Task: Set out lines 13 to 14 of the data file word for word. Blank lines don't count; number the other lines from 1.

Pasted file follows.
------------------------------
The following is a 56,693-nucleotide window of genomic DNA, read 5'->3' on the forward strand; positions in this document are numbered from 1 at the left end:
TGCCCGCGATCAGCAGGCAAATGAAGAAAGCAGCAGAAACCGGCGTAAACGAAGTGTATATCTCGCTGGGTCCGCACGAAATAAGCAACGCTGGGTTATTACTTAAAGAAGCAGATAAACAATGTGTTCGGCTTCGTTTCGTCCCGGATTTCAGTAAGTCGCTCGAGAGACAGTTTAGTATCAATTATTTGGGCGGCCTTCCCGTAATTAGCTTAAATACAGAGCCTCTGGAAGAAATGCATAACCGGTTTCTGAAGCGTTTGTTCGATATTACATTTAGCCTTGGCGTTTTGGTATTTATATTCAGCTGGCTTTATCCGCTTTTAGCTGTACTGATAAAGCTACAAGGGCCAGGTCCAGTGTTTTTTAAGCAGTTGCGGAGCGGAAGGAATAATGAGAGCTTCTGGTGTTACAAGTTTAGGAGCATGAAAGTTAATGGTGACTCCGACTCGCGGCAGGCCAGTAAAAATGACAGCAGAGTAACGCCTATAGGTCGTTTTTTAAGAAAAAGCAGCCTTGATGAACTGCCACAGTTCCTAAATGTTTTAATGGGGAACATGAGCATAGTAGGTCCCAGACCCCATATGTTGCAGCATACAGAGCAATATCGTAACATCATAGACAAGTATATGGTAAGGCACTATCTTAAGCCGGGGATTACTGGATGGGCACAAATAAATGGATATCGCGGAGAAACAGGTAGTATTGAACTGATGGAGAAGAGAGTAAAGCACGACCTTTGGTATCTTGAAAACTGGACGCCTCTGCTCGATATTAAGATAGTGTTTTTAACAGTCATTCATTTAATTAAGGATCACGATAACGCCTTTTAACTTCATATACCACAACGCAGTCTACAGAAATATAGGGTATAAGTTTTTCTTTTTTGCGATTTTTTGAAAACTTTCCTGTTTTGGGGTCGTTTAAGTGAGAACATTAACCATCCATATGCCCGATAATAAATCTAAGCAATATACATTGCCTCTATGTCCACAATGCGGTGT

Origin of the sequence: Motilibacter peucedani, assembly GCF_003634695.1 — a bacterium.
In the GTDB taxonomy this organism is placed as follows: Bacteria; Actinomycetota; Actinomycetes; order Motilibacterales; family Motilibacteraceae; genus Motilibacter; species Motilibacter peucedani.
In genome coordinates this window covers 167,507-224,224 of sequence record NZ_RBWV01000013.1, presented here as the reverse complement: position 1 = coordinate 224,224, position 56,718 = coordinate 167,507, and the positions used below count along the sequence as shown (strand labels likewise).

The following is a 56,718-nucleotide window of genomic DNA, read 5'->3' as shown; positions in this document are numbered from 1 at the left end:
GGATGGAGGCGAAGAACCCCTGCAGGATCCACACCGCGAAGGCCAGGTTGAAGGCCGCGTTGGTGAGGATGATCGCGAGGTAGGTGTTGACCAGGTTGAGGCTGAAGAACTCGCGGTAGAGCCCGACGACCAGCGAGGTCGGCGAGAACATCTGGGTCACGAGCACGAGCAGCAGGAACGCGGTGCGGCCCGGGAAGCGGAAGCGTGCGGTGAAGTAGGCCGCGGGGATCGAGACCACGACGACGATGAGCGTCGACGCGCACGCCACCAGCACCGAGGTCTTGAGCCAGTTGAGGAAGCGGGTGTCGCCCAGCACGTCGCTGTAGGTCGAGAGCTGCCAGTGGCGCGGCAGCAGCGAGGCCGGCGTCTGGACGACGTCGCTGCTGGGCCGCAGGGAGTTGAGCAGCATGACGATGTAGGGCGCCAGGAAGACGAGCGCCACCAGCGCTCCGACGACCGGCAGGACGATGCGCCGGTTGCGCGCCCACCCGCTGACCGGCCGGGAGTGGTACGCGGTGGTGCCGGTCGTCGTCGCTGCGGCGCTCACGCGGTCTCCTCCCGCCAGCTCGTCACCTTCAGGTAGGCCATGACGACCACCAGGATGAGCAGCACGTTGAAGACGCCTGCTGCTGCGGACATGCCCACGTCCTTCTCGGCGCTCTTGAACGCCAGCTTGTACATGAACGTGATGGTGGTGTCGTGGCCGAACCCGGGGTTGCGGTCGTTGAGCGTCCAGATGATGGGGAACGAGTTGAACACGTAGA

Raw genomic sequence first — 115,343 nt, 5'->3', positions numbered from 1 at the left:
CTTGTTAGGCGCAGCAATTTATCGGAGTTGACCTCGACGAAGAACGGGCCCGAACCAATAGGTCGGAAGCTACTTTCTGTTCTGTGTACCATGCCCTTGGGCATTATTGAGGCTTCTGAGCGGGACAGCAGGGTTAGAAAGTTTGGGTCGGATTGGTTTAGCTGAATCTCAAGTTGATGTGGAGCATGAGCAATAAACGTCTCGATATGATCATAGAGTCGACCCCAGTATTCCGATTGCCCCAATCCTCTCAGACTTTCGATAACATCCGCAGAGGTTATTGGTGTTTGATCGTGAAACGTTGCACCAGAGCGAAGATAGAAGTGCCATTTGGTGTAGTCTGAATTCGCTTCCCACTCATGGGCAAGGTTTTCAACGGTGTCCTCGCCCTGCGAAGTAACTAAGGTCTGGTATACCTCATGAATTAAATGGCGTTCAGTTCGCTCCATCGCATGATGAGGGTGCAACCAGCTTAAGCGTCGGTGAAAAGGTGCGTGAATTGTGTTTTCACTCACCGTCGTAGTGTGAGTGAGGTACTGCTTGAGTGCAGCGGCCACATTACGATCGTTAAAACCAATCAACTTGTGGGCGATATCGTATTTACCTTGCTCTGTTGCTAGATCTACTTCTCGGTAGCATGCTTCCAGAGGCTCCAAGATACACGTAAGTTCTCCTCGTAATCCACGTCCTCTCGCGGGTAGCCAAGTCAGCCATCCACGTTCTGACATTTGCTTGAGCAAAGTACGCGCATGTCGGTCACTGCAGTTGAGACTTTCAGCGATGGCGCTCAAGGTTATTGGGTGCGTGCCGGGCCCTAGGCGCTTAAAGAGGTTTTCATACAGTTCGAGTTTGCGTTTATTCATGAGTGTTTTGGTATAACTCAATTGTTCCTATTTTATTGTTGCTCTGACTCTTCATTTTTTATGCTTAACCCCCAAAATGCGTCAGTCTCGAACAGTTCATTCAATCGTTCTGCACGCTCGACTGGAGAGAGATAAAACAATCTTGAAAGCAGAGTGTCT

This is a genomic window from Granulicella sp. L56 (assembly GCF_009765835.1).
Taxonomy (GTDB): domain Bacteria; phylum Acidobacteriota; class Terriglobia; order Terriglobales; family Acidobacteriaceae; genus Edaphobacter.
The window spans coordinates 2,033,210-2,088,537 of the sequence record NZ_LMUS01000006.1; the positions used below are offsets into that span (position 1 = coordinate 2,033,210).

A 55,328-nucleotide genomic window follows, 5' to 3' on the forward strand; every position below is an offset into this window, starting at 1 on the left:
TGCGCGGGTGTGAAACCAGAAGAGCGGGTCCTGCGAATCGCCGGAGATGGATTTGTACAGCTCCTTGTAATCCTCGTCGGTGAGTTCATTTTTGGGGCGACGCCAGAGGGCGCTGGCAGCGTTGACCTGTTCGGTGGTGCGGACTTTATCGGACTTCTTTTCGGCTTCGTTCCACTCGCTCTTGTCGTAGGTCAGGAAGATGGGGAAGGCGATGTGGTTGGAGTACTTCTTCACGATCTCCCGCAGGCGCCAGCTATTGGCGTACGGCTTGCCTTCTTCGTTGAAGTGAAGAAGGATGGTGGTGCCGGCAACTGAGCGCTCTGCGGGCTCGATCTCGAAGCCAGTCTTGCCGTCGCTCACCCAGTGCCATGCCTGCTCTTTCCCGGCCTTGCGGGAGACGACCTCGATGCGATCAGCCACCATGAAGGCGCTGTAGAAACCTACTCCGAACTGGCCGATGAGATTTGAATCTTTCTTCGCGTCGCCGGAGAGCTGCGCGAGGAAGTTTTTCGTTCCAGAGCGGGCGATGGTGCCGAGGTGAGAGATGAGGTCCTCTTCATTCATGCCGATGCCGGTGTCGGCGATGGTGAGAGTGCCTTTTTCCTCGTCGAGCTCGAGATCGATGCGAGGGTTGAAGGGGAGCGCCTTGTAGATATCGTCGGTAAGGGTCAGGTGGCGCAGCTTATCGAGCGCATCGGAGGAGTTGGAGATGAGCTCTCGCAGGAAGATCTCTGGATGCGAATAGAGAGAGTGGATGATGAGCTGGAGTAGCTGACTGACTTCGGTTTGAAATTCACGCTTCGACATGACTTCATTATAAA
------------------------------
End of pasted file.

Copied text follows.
A 55,328-nucleotide genomic window follows, 5' to 3' on the forward strand; every position below is an offset into this window, starting at 1 on the left:
TGCGCGGGTGTGAAACCAGAAGAGCGGGTCCTGCGAATCGCCGGAGATGGATTTGTACAGCTCCTTGTAATCCTCGTCGGTGAGTTCATTTTTGGGGCGACGCCAGAGGGCGCTGGCAGCGTTGACCTGTTCGGTGGTGCGGACTTTATCGGACTTCTTTTCGGCTTCGTTCCACTCGCTCTTGTCGTAGGTCAGGAAGATGGGGAAGGCGATGTGGTTGGAGTACTTCTTCACGATCTCCCGCAGGCGCCAGCTATTGGCGTACGGCTTGCCTTCTTCGTTGAAGTGAAGAAGGATGGTGGTGCCGGCAACTGAGCGCTCTGCGGGCTCGATCTCGAAGCCAGTCTTGCCGTCGCTCACCCAGTGCCATGCCTGCTCTTTCCCGGCCTTGCGGGAGACGACCTCGATGCGATCAGCCACCATGAAGGCGCTGTAGAAACCTACTCCGAACTGGCCGATGAGATTTGAATCTTTCTTCGCGTCGCCGGAGAGCTGCGCGAGGAAGTTTTTCGTTCCAGAGCGGGCGATGGTGCCGAGGTGAGAGATGAGGTCCTCTTCATTCATGCCGATGCCGGTGTCGGCGATGGTGAGAGTGCCTTTTTCCTCGTCGAGCTCGAGATCGATGCGAGGGTTGAAGGGGAGCGCCTTGTAGATATCGTCGGTAAGGGTCAGGTGGCGCAGCTTATCGAGCGCATCGGAGGAGTTGGAGATGAGCTCTCGCAGGAAGATCTCTGGATGCGAATAGAGAGAGTGGATGATGAGCTGGAGTAGCTGACTGACTTCGGTTTGAAATTCACGCTTCGACATGACTTCATTATAAA